India Maoists free abducted official Alex Paul Menon

Indian district official Alex Paul Menon, left, walks with mediator B.D.Sharma after his release by Maoist rebels at Tadmetla, in Chhattisgarh state, India, Thursday, May 3, 2012.
Image caption Mr Menon was attending a meeting of local tribals when he was abducted.

An Indian official kidnapped by Maoist rebels in Chhattisgarh state has been freed after 12 days in captivity.

Alex Paul Menon, who was seized on 21 April, said he was "tired and shattered" after he was handed over to mediators in Sukma district.

Mr Menon is the most senior government official in the district, which is part of the Maoist-dominated Bastar region.

Prime Minister Manmohan Singh has described the rebels as India's biggest internal security threat.

Speaking to journalists, Mr Menon said he was fine and thanked "mediators from both the sides, my government, all the officers, family and friends" for their efforts.

"I am tired, shattered. I would just like to go back home. I would just like to rest," he said.

Mr Menon looked exhausted, as he was taken taken away by security personnel following the handover in the village of Tadhmetla.

On Monday, mediators from the two sides had met and reached an agreement on Mr Menon's release. The rebels said a day later they would release him on Thursday morning, but he was finally freed in the evening.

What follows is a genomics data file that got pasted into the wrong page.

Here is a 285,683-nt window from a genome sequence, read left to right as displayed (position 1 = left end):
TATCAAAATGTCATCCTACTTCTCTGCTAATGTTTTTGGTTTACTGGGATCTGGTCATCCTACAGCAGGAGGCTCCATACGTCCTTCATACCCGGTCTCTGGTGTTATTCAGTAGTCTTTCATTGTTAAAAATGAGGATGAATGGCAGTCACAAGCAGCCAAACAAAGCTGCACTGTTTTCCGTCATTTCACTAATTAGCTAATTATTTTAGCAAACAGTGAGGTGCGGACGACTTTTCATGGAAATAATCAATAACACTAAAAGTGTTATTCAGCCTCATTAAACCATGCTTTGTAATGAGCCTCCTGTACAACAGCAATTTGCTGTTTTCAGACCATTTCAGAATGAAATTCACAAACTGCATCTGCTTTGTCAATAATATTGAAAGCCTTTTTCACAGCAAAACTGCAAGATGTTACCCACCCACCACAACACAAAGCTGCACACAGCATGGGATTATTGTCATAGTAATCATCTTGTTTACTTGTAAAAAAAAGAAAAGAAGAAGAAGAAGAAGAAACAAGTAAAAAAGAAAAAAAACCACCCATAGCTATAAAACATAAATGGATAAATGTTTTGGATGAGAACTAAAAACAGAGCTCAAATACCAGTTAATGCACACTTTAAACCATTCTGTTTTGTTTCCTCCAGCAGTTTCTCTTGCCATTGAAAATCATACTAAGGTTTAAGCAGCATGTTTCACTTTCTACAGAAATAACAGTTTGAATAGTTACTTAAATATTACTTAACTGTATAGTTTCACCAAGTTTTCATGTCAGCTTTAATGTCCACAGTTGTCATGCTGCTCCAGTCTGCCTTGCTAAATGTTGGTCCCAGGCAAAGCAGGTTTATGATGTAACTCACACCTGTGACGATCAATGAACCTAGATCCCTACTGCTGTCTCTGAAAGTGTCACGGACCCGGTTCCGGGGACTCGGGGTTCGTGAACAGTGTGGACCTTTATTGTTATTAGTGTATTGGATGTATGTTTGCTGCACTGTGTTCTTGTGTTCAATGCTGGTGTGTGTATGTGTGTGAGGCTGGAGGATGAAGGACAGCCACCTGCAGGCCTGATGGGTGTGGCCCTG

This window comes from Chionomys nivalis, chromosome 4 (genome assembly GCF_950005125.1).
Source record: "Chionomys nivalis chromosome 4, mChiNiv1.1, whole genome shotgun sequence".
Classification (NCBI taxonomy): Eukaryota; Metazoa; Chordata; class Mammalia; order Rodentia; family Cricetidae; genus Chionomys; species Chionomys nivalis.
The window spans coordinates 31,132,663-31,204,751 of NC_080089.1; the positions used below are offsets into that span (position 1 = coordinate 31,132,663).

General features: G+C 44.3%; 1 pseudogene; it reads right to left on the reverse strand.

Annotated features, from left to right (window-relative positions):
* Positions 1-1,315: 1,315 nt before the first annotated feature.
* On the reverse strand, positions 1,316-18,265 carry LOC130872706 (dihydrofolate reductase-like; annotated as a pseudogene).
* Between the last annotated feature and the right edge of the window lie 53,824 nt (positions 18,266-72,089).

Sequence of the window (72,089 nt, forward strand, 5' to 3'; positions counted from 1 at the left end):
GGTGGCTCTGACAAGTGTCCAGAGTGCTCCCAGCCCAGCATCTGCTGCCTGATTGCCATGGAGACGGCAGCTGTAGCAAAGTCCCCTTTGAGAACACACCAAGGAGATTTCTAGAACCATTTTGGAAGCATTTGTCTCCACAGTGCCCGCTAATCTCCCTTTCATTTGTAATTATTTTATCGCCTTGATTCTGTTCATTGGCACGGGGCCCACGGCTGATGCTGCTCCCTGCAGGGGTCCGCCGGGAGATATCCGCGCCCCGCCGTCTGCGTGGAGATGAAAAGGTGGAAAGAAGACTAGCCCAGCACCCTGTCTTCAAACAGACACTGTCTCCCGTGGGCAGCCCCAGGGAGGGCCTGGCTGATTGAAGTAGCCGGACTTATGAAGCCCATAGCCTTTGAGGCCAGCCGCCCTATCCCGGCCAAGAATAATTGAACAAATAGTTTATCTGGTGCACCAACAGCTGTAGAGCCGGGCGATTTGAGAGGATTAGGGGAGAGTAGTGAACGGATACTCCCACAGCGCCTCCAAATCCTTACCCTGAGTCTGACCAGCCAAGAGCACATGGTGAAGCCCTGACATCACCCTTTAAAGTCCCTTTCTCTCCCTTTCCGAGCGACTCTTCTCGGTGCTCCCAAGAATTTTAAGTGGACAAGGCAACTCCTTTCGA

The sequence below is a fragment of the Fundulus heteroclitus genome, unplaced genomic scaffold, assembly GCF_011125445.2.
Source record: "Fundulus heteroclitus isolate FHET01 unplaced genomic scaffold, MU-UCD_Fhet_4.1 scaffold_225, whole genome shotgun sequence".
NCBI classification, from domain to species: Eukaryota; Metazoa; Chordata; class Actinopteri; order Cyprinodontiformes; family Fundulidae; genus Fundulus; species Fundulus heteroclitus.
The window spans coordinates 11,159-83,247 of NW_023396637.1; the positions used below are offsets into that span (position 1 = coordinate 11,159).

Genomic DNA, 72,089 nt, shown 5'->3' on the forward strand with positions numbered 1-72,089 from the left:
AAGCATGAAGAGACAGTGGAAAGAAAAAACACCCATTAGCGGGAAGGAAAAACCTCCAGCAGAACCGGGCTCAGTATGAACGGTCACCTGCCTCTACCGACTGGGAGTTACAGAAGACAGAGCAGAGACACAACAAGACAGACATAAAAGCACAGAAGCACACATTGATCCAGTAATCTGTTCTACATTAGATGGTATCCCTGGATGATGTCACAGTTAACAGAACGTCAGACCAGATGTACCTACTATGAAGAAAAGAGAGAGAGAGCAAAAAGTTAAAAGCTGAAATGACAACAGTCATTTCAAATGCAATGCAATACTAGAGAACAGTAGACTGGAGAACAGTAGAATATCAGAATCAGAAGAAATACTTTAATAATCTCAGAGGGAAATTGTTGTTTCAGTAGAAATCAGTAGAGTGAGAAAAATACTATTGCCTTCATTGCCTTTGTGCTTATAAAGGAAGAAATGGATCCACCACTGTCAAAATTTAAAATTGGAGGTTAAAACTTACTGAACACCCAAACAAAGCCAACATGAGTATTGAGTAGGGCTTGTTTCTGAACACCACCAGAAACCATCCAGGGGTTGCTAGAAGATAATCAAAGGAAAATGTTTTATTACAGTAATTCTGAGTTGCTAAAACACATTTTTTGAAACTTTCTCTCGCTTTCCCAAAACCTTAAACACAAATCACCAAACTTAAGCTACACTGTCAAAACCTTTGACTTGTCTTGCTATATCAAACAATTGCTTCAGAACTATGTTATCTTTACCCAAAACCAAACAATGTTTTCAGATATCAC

'Utmost concern'

Earlier, retired bureaucrat BD Sharma and social activist Professor G Hargopal - who have been negotiating on behalf of the rebels - reached the area where Mr Menon was to be handed over to them.

The mediators said they had agreed to set up a high-powered committee which would review allegations of human rights abuses lodged by tribes people and Maoist supporters.

Mr Menon had gone to Manjhipara village to attend a meeting of local tribes people when Maoist insurgents surrounded the area and opened fire.

Two of the official's guards were killed and he was taken away.

Maoists have a strong presence in Chhattisgarh and neighbouring Orissa.

The rebels say they are fighting for a communist state and for the rights of tribal people and the rural poor.

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